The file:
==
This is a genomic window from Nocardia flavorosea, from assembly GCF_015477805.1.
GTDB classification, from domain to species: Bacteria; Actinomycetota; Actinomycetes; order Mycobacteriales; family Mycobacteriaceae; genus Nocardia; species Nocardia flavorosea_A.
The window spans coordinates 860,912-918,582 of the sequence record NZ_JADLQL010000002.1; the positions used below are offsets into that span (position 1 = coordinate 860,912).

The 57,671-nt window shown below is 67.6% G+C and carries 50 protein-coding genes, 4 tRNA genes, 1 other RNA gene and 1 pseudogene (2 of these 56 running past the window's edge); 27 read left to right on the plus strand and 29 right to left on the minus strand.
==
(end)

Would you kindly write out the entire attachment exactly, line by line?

This is a genomic window from Nocardia flavorosea, from assembly GCF_015477805.1.
GTDB classification, from domain to species: Bacteria; Actinomycetota; Actinomycetes; order Mycobacteriales; family Mycobacteriaceae; genus Nocardia; species Nocardia flavorosea_A.
The window spans coordinates 860,912-918,582 of the sequence record NZ_JADLQL010000002.1; the positions used below are offsets into that span (position 1 = coordinate 860,912).

The 57,671-nt window shown below is 67.6% G+C and carries 50 protein-coding genes, 4 tRNA genes, 1 other RNA gene and 1 pseudogene (2 of these 56 running past the window's edge); 27 read left to right on the plus strand and 29 right to left on the minus strand.